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Hop Along Remind Us How Great Music Can Be With "Painted Shut"

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On ‘Painted Shut,’ the sophomore LP of Philadelphia freak-folk-rock wunderkinder Hop Along, we are gifted ten songs of brilliant storytelling and musical prowess. Three years after their debut LP ‘Get Disowned’ planted its weird and beautiful roots in the world, the band’s reputation as a unique prospect has flowered among those tired of a plethora of homogenous and bloated rock bands: ‘Painted Shut’ delivers the fruit in wheelbarrows.

The band’s progression from ‘Get Disowned’ is palpable. To any of the many for whom that record held a peculiar and wonderful power, it may seem odd to claim that there was much, if anything, to develop upon. But instead of expanding, the band have turned inwards, gathering the weirdness of instrumentation that sprang out of their earlier songs and reining that energy into the intense spirit that drives this record.

To a superficial listen, 'Painted Shut' would seem more of a ‘straight-forward’ rock album, with bright guitar riffs and spry drums forming the body of the songs, but listen closely and the quirks of style show that wonderful weirdness alive and well, only now with a greater sense of purpose.

The unique brilliance of ‘Painted Shut’s' approach to guitar rock is abundantly clear as opener "The Knock" reaches its climax: there is a vitality to the riffs, a majesty to the melodies that has the apparent effortlessness of the greats, and this is clear throughout, be it the surprisingly funky "Powerful Man" or soaring, raucous closer "Sister Cities". Theirs is an ineffable quality that your head may not understand, but your gut certainly will.

Not every song has that explosive catharsis, as should be the case so as not to cheapen the experience; wistful elegance punctuates the record on pared-back musings like "Happy to See Me", keeping the impact of louder tracks intact. One of the greatest abilities of song is to make sadness danceable, and ‘Painted Shut’ does it like the best of them, be it a sway or a frenzy.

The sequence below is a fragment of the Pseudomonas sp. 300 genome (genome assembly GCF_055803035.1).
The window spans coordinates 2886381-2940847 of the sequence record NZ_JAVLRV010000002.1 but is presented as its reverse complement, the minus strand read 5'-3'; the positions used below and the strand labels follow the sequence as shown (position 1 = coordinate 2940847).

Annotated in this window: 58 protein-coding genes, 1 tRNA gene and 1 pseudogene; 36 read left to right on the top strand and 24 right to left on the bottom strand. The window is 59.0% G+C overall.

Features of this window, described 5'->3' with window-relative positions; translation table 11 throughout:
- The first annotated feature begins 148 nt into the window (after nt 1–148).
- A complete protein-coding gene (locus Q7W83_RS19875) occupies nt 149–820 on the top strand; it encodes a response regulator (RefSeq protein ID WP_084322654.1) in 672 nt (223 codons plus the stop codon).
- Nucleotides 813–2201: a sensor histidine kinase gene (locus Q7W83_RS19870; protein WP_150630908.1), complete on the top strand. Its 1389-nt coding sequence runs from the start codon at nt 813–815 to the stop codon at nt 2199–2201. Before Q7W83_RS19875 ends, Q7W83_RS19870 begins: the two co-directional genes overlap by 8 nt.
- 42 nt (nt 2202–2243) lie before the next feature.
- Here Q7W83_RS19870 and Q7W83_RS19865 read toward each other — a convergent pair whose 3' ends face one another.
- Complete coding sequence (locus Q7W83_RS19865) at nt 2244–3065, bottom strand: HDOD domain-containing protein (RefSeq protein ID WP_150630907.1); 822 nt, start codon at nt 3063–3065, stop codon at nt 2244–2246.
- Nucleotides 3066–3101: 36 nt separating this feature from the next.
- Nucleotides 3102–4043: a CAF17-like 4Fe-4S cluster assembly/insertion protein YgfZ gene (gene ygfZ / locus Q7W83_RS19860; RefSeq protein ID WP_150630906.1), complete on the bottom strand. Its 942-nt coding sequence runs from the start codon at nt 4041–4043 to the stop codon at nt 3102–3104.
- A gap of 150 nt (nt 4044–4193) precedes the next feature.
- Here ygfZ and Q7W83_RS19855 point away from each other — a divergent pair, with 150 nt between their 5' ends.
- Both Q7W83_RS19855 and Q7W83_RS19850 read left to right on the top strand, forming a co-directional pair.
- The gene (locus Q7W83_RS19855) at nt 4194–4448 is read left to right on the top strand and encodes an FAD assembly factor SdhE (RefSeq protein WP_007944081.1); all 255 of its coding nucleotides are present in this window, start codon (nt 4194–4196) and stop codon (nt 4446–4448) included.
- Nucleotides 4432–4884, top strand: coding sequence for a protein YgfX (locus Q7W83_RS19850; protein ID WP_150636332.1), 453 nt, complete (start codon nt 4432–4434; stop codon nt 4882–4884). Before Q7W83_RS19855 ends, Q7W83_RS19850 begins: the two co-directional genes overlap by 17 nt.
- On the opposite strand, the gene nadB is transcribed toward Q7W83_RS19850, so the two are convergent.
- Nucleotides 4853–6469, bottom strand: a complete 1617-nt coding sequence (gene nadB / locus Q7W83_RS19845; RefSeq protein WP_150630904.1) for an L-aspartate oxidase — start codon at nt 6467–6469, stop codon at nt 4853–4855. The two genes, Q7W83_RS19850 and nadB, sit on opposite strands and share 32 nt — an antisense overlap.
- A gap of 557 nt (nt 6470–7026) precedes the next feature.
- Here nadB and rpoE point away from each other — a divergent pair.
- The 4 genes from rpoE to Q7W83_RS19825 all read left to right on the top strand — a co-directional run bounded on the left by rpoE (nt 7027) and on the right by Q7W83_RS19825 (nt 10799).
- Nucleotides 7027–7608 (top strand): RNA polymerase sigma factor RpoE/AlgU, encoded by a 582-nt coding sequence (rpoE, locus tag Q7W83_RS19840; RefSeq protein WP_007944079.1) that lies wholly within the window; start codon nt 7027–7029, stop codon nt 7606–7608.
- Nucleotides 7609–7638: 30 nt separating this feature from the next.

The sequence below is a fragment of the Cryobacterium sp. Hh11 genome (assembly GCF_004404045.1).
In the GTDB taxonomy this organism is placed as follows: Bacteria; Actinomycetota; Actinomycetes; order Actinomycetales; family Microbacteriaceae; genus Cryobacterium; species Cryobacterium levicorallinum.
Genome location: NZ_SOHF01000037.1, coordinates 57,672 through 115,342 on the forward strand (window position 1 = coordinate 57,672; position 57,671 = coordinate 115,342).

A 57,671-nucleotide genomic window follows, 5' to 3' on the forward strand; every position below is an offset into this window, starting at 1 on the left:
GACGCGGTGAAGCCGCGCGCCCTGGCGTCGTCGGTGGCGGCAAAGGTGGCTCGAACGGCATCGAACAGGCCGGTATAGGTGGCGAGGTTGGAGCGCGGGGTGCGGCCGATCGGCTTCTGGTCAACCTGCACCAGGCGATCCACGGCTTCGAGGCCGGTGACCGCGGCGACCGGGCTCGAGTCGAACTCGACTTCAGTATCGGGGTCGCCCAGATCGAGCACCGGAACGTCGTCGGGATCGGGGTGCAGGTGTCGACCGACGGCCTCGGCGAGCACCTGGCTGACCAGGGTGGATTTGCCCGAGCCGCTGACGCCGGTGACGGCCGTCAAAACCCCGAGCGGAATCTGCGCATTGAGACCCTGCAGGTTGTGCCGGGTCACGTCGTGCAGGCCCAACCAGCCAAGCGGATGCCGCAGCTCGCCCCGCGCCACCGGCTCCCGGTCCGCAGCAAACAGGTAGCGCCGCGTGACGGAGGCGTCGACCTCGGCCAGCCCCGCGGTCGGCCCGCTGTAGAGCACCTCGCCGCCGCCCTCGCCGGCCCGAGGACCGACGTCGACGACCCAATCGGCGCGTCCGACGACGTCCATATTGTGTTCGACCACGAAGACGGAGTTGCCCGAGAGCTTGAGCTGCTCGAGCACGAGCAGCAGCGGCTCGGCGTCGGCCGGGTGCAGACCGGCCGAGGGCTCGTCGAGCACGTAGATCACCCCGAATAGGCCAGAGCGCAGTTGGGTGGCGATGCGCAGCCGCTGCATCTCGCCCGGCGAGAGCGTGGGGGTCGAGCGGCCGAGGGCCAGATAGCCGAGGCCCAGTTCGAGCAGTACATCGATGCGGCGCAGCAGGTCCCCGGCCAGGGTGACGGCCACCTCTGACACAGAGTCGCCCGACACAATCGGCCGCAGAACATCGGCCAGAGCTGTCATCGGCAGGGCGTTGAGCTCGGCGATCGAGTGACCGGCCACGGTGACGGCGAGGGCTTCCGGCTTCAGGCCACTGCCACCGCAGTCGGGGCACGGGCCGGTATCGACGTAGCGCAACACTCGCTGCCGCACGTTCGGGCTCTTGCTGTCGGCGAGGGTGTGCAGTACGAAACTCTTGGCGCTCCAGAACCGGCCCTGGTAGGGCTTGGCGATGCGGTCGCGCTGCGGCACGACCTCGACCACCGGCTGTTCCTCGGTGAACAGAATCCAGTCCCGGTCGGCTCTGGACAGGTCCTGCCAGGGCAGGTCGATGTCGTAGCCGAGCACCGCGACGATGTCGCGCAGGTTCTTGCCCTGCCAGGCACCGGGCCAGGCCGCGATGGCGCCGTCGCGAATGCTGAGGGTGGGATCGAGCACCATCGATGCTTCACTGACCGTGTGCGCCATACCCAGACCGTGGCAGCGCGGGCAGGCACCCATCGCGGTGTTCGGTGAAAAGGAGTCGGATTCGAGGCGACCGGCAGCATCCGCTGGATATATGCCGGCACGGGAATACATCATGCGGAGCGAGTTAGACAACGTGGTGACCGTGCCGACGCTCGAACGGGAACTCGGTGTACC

Lyrically, ‘Painted Shut’ is best compared to short story collections like Joyce’s ‘Dubliners,' giving song to the innermost struggles of its characters as they grapple with the enormity and exhausting minutiae of modern life. Where "Get Disowned" mostly stood apart from its subjects, painting human experiences with a stranger’s detachment, ‘Painted Shut’ finds its isolation in the opposite perspective: deep within the individual experience. It is an intensely personal album, expanding private moments into world-shaking events: on "Happy to See Me", a father gets up at 4am to post a motivational video on YouTube, crying: “People of the world, nobody loves you half as much as I am trying to.”

On "Horseshoe Crabs", the crushing tale of Jackson C. Frank’s struggle with mental illness is encapsulated in one line, devastating and bleakly humorous as only the darkest of struggles can be: “woke from the dream and I was old, staring at the ass-crack of dawn.” Lead single Waitress is a fantastic storm in a teacup, as the narrator sees a group of acquaintances who, they assume, must hold them in disdain for “the worst possible version of what [they’d] done,” crying out against the hyper-connectivity of modern life: “the world’s gotten so small and embarrassing.” Frances Quinlan’s untouchable vocal performance pulls off something remarkable on these songs: it expresses the personal magnitude of objectively small experiences.

When her voice reaches its breathtaking, ragged peaks, nothing else exists but the thoughts and emotions on display: just as that breakup when you were 15 really did feel like the end of the world, so too does the moment when the police knock at your door momentarily subsume your existence.

On ‘Painted Shut,’ the modern soul is cracked open. On no other record will you find a vocal performance more stunningly visceral than that of Frances Quinlan, neither will you find the vitality of instrumentation laid down by her, drummer Mark Quinlan, bassist Tyler Long and guitarist Joe Reinhart. It is a truly singular experience, a glorious reminder of music’s capacity to move mind, spirit and body with story and song.

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Click Here  Words by Sam Birkett

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